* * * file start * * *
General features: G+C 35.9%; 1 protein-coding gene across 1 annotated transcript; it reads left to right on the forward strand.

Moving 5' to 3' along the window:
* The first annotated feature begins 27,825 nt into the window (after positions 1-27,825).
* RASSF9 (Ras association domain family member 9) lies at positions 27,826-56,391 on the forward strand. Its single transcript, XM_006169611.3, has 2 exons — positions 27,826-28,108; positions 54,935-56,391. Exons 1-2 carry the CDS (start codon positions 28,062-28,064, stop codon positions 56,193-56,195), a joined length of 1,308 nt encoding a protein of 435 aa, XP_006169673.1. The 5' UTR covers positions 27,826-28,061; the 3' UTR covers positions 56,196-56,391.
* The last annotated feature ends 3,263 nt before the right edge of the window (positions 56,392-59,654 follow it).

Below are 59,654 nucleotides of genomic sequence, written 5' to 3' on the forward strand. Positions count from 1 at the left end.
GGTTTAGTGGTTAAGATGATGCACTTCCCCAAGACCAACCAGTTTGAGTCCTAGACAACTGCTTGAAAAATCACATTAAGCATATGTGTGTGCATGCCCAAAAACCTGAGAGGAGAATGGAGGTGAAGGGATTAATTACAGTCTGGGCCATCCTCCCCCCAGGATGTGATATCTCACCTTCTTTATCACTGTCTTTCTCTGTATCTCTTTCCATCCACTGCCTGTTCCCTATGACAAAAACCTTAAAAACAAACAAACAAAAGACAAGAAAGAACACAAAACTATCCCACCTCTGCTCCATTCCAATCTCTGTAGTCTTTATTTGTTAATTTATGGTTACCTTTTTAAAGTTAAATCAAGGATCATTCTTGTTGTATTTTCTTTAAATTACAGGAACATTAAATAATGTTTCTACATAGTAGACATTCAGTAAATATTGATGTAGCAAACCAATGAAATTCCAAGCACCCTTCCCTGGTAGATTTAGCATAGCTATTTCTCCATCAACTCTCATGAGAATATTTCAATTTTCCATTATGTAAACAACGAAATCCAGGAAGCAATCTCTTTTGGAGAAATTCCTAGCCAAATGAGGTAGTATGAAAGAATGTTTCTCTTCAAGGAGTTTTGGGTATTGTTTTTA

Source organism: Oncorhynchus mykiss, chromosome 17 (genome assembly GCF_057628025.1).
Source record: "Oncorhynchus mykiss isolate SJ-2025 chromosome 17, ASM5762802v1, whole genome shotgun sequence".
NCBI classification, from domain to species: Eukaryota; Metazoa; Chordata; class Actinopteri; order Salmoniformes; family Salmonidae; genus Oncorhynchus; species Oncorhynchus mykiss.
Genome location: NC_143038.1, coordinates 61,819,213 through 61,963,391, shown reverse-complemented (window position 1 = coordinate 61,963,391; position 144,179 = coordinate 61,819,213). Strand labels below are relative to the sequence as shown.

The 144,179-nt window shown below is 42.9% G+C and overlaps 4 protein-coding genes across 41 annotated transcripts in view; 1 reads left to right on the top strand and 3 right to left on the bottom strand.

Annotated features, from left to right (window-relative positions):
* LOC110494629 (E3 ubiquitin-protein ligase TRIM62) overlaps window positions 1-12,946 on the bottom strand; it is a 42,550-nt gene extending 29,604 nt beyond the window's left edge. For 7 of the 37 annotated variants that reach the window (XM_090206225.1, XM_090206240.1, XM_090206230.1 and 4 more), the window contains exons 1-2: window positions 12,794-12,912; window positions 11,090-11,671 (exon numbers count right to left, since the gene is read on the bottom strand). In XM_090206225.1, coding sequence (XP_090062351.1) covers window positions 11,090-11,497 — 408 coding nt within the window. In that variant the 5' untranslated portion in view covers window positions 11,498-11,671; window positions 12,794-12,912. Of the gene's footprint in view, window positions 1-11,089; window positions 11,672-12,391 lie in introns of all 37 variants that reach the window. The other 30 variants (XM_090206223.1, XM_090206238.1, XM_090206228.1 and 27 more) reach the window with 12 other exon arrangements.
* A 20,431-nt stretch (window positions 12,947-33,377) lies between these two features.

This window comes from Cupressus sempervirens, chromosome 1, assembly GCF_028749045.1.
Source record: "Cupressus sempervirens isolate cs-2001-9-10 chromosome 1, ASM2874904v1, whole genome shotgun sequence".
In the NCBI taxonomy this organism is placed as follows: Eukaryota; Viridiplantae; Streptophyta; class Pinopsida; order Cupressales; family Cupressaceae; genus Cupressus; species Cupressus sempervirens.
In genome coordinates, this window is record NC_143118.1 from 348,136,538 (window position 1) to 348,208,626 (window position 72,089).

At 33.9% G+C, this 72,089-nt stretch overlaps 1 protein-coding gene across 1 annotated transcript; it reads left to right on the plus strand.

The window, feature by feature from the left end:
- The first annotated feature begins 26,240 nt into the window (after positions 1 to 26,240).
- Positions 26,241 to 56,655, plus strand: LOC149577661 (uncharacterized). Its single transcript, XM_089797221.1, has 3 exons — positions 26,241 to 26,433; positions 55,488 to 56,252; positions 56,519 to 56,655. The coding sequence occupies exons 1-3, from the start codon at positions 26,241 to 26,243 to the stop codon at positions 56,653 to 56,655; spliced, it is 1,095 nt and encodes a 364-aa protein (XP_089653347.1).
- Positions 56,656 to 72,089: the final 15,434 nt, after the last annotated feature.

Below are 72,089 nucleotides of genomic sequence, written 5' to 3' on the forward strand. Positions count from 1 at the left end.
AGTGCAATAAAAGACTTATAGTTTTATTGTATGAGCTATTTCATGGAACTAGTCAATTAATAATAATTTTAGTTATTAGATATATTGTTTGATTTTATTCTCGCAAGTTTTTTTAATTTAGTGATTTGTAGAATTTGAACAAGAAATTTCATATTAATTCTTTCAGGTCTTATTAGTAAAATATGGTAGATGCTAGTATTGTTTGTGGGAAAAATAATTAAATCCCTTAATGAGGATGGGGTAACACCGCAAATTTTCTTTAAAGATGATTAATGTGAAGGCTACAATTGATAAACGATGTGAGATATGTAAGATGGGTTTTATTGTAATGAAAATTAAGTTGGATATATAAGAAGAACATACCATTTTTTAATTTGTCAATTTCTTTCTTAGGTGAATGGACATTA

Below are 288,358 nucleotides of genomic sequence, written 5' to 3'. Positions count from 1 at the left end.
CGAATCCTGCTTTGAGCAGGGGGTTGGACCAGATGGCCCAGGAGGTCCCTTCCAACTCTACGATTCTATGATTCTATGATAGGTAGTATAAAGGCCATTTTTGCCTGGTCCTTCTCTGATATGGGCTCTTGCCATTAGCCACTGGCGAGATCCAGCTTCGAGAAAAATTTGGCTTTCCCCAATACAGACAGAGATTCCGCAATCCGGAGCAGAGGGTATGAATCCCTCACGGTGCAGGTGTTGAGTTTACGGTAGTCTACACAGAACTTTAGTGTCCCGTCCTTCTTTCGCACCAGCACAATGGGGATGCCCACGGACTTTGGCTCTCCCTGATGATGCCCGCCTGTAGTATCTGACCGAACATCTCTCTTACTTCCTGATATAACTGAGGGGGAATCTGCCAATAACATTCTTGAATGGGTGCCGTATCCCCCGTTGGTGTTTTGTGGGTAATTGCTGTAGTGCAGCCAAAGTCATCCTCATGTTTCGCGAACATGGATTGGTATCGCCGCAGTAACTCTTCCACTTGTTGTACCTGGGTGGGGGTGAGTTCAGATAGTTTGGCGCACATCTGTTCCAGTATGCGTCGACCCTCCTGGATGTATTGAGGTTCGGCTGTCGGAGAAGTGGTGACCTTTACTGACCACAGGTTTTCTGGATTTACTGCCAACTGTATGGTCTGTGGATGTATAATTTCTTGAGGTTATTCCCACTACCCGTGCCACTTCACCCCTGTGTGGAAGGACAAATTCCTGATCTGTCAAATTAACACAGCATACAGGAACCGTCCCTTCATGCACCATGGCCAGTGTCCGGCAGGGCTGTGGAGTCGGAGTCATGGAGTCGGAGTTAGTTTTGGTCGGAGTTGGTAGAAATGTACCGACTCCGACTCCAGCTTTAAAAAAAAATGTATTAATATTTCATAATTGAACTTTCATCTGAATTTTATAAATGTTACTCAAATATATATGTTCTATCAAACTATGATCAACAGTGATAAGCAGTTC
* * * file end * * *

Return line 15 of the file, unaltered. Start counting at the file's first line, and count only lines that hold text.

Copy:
* A 20,431-nt stretch (window positions 12,947-33,377) lies between these two features.